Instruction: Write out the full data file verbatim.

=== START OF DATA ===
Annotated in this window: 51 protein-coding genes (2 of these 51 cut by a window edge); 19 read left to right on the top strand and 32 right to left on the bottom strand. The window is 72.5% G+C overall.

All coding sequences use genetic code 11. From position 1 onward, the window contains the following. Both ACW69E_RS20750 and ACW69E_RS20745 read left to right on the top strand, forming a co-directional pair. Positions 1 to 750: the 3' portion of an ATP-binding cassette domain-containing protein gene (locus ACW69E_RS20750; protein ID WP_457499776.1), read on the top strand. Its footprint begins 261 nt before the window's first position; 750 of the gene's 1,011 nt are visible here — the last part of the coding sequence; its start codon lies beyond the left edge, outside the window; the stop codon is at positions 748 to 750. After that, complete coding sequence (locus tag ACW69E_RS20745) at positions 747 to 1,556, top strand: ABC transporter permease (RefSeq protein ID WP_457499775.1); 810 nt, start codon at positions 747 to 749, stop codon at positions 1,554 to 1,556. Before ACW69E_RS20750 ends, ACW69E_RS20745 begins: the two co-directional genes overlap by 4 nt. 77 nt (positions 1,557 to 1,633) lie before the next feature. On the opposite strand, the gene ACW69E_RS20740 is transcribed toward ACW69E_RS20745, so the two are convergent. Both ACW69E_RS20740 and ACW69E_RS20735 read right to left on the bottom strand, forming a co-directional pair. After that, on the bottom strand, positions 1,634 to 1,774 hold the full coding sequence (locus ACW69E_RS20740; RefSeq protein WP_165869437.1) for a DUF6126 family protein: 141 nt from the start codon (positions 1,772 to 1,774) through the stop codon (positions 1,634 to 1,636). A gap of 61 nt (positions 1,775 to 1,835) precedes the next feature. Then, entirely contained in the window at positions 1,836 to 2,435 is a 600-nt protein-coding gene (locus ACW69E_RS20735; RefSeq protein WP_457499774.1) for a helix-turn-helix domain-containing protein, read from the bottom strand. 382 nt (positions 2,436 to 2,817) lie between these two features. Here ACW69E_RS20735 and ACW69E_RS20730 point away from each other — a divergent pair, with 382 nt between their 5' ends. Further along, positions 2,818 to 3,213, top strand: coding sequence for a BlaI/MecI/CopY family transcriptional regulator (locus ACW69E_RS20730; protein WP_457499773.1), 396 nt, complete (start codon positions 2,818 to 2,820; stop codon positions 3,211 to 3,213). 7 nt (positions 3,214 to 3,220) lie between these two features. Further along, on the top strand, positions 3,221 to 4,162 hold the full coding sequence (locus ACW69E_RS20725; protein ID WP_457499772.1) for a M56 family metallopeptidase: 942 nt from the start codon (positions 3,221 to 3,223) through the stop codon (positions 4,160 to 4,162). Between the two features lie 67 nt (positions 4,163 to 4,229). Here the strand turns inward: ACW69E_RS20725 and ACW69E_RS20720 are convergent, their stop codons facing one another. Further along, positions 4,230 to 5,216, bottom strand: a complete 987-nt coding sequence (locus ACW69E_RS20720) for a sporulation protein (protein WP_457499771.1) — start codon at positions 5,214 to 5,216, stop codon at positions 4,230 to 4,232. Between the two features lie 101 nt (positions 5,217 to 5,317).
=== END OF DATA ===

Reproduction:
Annotated in this window: 51 protein-coding genes (2 of these 51 cut by a window edge); 19 read left to right on the top strand and 32 right to left on the bottom strand. The window is 72.5% G+C overall.

All coding sequences use genetic code 11. From position 1 onward, the window contains the following. Both ACW69E_RS20750 and ACW69E_RS20745 read left to right on the top strand, forming a co-directional pair. Positions 1 to 750: the 3' portion of an ATP-binding cassette domain-containing protein gene (locus ACW69E_RS20750; protein ID WP_457499776.1), read on the top strand. Its footprint begins 261 nt before the window's first position; 750 of the gene's 1,011 nt are visible here — the last part of the coding sequence; its start codon lies beyond the left edge, outside the window; the stop codon is at positions 748 to 750. After that, complete coding sequence (locus tag ACW69E_RS20745) at positions 747 to 1,556, top strand: ABC transporter permease (RefSeq protein ID WP_457499775.1); 810 nt, start codon at positions 747 to 749, stop codon at positions 1,554 to 1,556. Before ACW69E_RS20750 ends, ACW69E_RS20745 begins: the two co-directional genes overlap by 4 nt. 77 nt (positions 1,557 to 1,633) lie before the next feature. On the opposite strand, the gene ACW69E_RS20740 is transcribed toward ACW69E_RS20745, so the two are convergent. Both ACW69E_RS20740 and ACW69E_RS20735 read right to left on the bottom strand, forming a co-directional pair. After that, on the bottom strand, positions 1,634 to 1,774 hold the full coding sequence (locus ACW69E_RS20740; RefSeq protein WP_165869437.1) for a DUF6126 family protein: 141 nt from the start codon (positions 1,772 to 1,774) through the stop codon (positions 1,634 to 1,636). A gap of 61 nt (positions 1,775 to 1,835) precedes the next feature. Then, entirely contained in the window at positions 1,836 to 2,435 is a 600-nt protein-coding gene (locus ACW69E_RS20735; RefSeq protein WP_457499774.1) for a helix-turn-helix domain-containing protein, read from the bottom strand. 382 nt (positions 2,436 to 2,817) lie between these two features. Here ACW69E_RS20735 and ACW69E_RS20730 point away from each other — a divergent pair, with 382 nt between their 5' ends. Further along, positions 2,818 to 3,213, top strand: coding sequence for a BlaI/MecI/CopY family transcriptional regulator (locus ACW69E_RS20730; protein WP_457499773.1), 396 nt, complete (start codon positions 2,818 to 2,820; stop codon positions 3,211 to 3,213). 7 nt (positions 3,214 to 3,220) lie between these two features. Further along, on the top strand, positions 3,221 to 4,162 hold the full coding sequence (locus ACW69E_RS20725; protein ID WP_457499772.1) for a M56 family metallopeptidase: 942 nt from the start codon (positions 3,221 to 3,223) through the stop codon (positions 4,160 to 4,162). Between the two features lie 67 nt (positions 4,163 to 4,229). Here the strand turns inward: ACW69E_RS20725 and ACW69E_RS20720 are convergent, their stop codons facing one another. Further along, positions 4,230 to 5,216, bottom strand: a complete 987-nt coding sequence (locus ACW69E_RS20720) for a sporulation protein (protein WP_457499771.1) — start codon at positions 5,214 to 5,216, stop codon at positions 4,230 to 4,232. Between the two features lie 101 nt (positions 5,217 to 5,317).